The Israeli Defence Force is a modern military: They keep logbooks and mission reports for aircraft, logs and diaries for artillery batteries, and they chart out the minefields they lay (after all, you might have to dig them up some day). Military staff investigates incidents in order to avoid mistakes in future. Guerrillas don’t bother with these formalities. One can guess what probably happened in Gaza – Israeli warships appeared offshore; Hamas guerrillas believed this meant a landing was likely, larded the nearby beach with mines, didn’t bother to mark the site, and a family intent on a day at the beach got shredded. Ooops. Okay, blame Israel, everyone will buy that and the people we killed by accident become Shaheed, so that’s okay too.

On to Lebanon

Over the past 24 years, Hizbollah has clung to every traditional advantage of the guerrilla: Every cellar could be an arms dump, every rooftop or back yard could be used to launch rockets, and every ‘non-combatant’ (which in a circumstance like this means everyone who isn’t a healthy male of fighting edge) can be used as a human shield. Hizbollah also learned to seldom waste a body, or an occasion for a public funeral for the latest Shaheed. Israeli counter-fire, particularly under these circumstances, has given the guerrillas plenty of bodies of women and children.

Hizbollah might have learned the human shield tactic from the PLO when Arafat was running his state within a state in Lebanon from 1971-1982. Hospital roofs made excellent launching platforms for multiple rocket launchers, anti-aircraft guns and mortar baseplates; just as sports stadiums made excellent ammunition dumps. Not that these measures stopped the Israelis from firing back in their 1982 invasion, they just had to be much more careful in returning fire.

In the past couple of decades, Hizbollah has learned to hug UN posts; to provide ‘minders’ for photojournalists and cameramen – letting them film only what Hizbollah wants them to see. They also appear to have learned the worth of fabricating the occasional incident.

The recent tragedy in Qana where a building collapsed as a result of an aircraft bomb caused much censure. The initial report was that 28 people, 16 of whom were children, were killed – yet 57 bodies were pulled from the wreckage. The IDF has even admitted that the bomb was theirs, as they had struck the building (having observed a salvo of rockets being launched from its immediate vicinity). However, the IDF says that they hit the building at 4:00 AM and the explosion seems to have occurred much later… bit of a mystery here, no? The results of close proximity to high explosive are horrific. Yet some of the bodies pulled from the wreckage seem surprisingly intact but in a curiously advanced state of decay. One wonders if Hizbollah has adopted the old practice of salting a bomb site with extra corpses.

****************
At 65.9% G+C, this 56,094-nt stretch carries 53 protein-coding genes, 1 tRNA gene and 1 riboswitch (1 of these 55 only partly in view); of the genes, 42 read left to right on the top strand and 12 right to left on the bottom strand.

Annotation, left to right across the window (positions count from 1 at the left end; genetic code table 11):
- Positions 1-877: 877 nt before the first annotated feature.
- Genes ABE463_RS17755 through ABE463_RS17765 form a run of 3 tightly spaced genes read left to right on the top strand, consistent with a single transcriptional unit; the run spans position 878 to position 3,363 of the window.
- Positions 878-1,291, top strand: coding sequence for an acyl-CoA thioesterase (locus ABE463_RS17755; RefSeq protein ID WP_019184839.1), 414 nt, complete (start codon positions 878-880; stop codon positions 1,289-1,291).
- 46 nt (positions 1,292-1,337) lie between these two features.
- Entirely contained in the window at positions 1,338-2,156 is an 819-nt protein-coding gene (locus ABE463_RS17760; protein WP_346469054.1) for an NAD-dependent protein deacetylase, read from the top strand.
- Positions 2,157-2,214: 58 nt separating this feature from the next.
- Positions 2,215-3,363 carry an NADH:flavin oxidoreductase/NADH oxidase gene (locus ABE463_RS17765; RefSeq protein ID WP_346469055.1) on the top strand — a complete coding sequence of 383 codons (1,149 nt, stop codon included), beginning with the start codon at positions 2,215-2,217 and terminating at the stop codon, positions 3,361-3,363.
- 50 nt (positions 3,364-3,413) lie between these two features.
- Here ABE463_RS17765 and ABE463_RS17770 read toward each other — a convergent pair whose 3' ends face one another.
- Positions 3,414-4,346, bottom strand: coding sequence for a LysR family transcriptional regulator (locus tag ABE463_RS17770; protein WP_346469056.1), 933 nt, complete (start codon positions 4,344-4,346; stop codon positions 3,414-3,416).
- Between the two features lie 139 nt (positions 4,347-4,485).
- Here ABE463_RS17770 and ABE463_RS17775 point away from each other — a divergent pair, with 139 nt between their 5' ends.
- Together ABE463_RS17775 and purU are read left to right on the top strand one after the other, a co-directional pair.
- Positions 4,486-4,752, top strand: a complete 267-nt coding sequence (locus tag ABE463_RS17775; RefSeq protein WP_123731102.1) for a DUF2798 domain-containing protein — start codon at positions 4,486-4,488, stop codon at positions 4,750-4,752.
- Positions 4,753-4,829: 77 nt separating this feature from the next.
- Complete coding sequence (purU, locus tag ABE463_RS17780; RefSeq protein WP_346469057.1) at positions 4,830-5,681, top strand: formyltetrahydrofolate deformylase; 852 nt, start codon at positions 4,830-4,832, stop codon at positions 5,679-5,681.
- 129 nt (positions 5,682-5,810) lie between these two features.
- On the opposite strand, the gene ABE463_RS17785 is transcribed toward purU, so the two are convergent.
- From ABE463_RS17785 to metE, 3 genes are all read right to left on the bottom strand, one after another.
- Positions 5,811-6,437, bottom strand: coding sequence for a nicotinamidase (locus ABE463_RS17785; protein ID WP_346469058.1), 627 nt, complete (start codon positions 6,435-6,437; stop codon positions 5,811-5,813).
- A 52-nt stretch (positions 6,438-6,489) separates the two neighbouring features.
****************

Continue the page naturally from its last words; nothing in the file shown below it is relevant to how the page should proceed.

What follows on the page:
Again, few reporters know much about bomb damage assessment, and even for those who do, there is no guarantee that their editors at home know anything at all. Recent footage of an evacuation from Tyre provides a case in point: The Israelis agreed to let noncombatants leave in carefully marked vehicles without being molested by aircraft or artillery. Sure enough, as the convoy set out, an explosion occurred near its head… obviously, Israel reneged! Except that anybody who ever worked as a forward observer can tell the difference between the explosion caused by a mortar shell and that caused by an aerial bomb or artillery shell. The explosion was not from a 155mm shell or an aerial bomb and no Israeli troops were in mortar range. So, just who fired the bomb?

But, as has long been noticed, a lie can be halfway around the world before the truth has got its boots on. It is too much to expect the modern consumer of news to be conversant with modern weaponry and the effects these can have; but it is not too much to ask them to question everything that they see. Just because it is on television, it doesn’t mean that it is real.